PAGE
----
French cardinal covered-up priest’s sexual abuse and rape of boy scouts – Barbie Latza Nadeau

Philippe Barbarin

Barbie Latza Nadeau“The 45 Scout victims who lodged the complaint that led to Preynat’s arrest share horrifically similar stories of abuse. ‘He would say ‘tell me you love me’. And then he would say ‘you’re my little boy,’ ‘it’s our secret, you mustn’t tell anyone,’ one of Preynat’s victims said, according to criminal trial reports.” – Barbie Latza Nadeau

Bernard PreynatFor all those who say that the Catholic Church is doing all it can on clerical child sex abuse—namely the Vatican press office—there is yet another reason to doubt those lofty words. Meet the Archbishop of Lyon, Cardinal Philippe Barbarin, who has denied he did anything wrong by hiding the well-known fact that Father Bernard Preynat was sexually abusing as many as 40 Catholic Scouts in France in the late 1980s and early 1990s.

Preynat was relieved of his duties in the parish of Roanne in 2015 after admitting to the sex abuse. He was indicted on Jan. 27 on charges of “sexual abuse and rape of minors” and has admitted his crimes to the police.

The 45 Scout victims who lodged the complaint that led to Preynat’s arrest share horrifically similar stories of abuse. “He would say ‘tell me you love me’. And then he would say ‘you’re my little boy,’ ‘it’s our secret, you mustn’t tell anyone,’” one of Preynat’s victims said, according to criminal trial reports.

A victim named Pierre-Emmanuel Germain-Thill described to Euronews how the priest preyed on the young boys. “What shocked me the most was when he tried to put his tongue in my mouth. He stroked my genitals, I couldn’t avoid it,” Germain-Thill said, according to press reports.

“I wanted to run away, and at the same time, I didn’t know what to do, I was afraid that if I left that room, nobody would believe me.”

Another victim, Bertrand Virieux, told Euronews, “I remember the smell of sweat, I remember contact with clothes. I remember his wandering hands under my shirt, which held me tightly against him.”

Meanwhile, Cardinal Barbarin is facing criminal charges by a French secular court for “failing to report a crime” and “endangering the life of others,” which could carry a three-year prison sentence and fines up to €45,000. He maintains that he shouldn’t be accused at all because he eventually removed Preynat from parish work.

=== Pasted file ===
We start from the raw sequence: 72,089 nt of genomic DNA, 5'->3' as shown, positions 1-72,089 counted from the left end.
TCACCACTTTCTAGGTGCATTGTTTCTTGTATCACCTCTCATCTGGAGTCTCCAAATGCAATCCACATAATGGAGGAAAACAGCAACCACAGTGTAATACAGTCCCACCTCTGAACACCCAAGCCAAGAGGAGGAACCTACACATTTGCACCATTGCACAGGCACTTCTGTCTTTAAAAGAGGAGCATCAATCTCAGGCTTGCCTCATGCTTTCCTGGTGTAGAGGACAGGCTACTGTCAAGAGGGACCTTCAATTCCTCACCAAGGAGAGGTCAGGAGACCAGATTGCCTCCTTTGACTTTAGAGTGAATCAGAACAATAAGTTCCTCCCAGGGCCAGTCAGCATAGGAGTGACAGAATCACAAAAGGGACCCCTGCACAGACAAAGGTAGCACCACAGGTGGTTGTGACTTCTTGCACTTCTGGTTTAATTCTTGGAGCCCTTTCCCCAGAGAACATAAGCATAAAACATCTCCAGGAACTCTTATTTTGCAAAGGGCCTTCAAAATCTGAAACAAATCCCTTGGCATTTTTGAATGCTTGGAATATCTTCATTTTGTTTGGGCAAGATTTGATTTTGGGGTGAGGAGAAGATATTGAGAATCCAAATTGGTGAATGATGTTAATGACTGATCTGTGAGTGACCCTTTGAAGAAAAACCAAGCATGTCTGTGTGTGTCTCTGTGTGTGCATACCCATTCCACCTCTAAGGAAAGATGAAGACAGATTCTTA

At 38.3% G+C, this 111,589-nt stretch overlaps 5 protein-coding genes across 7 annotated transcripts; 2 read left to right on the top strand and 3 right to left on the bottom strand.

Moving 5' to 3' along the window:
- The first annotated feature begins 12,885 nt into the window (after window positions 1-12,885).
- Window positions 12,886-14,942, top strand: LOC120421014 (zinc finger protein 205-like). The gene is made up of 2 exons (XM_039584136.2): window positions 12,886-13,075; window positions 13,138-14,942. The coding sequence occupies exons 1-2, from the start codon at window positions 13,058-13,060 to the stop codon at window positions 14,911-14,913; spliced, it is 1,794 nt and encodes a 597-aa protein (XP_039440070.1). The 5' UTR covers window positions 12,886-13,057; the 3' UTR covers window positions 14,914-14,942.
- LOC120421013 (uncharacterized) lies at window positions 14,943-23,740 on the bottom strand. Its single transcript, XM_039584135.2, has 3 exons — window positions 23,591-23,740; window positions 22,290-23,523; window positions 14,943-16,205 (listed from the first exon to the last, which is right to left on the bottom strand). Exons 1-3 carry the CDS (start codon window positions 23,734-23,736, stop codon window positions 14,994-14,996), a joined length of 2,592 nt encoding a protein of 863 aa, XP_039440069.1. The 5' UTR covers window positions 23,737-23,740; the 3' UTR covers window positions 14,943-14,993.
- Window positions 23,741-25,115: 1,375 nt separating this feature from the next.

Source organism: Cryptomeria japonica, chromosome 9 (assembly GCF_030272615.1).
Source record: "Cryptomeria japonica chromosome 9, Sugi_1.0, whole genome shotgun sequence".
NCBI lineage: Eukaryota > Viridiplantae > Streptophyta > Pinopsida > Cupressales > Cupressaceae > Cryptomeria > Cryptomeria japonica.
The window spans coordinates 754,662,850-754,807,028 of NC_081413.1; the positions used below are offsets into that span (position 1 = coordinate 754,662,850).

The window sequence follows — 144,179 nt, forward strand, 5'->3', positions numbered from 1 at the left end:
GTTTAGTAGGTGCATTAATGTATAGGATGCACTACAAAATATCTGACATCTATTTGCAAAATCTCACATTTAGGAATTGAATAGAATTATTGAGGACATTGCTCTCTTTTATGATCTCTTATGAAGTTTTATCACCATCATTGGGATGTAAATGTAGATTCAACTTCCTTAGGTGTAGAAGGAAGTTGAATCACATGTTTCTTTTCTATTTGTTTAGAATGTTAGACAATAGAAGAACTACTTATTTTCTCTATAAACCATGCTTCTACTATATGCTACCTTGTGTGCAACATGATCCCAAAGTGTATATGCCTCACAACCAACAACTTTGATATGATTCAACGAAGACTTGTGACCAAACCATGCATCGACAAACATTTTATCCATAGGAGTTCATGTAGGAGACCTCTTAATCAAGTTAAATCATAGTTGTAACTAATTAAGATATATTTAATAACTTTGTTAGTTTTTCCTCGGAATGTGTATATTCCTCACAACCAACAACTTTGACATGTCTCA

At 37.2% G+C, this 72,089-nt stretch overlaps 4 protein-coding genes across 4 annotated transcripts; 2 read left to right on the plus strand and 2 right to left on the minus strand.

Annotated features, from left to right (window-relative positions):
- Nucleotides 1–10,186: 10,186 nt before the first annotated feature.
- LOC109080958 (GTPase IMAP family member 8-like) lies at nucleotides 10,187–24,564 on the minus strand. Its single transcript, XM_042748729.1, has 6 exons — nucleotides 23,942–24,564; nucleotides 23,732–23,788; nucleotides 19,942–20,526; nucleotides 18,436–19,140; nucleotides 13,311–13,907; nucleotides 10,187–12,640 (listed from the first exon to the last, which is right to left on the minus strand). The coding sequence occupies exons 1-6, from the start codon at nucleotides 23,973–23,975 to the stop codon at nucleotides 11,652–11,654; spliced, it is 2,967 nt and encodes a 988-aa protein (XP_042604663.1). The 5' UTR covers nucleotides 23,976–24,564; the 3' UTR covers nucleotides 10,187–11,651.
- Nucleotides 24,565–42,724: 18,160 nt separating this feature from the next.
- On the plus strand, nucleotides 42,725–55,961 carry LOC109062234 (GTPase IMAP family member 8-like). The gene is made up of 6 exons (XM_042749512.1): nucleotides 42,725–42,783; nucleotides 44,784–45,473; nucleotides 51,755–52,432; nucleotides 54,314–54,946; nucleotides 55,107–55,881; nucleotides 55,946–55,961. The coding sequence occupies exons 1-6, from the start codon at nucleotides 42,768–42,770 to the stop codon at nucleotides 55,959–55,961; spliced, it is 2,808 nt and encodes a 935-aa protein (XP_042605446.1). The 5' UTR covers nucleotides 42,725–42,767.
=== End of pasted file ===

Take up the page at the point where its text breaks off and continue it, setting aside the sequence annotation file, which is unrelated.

Never mind that the removal came nearly 15 years after his crimes were made known. After victims and their families came forward in 1991, Preynat was removed from parish duties for six months by the then-archbishop, who is now deceased. Yet despite having confessed to the crimes, Preynat was allowed to return to his active duties after he repented, meaning he had access to children despite admitting to being a pedophilic sex offender.

When Barbarin was appointed as archbishop, he even promoted the errant priest to an administrative position in 2007 where he was in charge of six dioceses filled with children, according to court documents quoted in the French press.

Barbarin, who is well liked in France despite his harsh stance against gay marriage (which he once predicted would pave the way to legalized incest), removed Preynat from the priesthood last August when secular authorities got involved—25 years after his crimes had first emerged.

The cardinal is now arguing that he should not be criminally charged because he was not archbishop at the time of Preynat’s crimes, and that he did eventually remove the priest from active duty. But it is not enough to remove an errant priest from a parish or even defrock him, argue victims groups. David Clohessy, head of the Survivors Network of Those Abused by Priests (SNAP), says any child sex-abuse offender should be turned over to secular authorities immediately and should be remanded in prison whether they wear a clerical collar or not.

“Hundreds of bishops have been publicly exposed as having protected predators, endangered kids, deceiving parishioners, misleading police, destroying evidence, intimidating victims, threatening whistle-blowers, and discrediting witnesses and suffer no consequences,” Clohessy told The Daily Beast.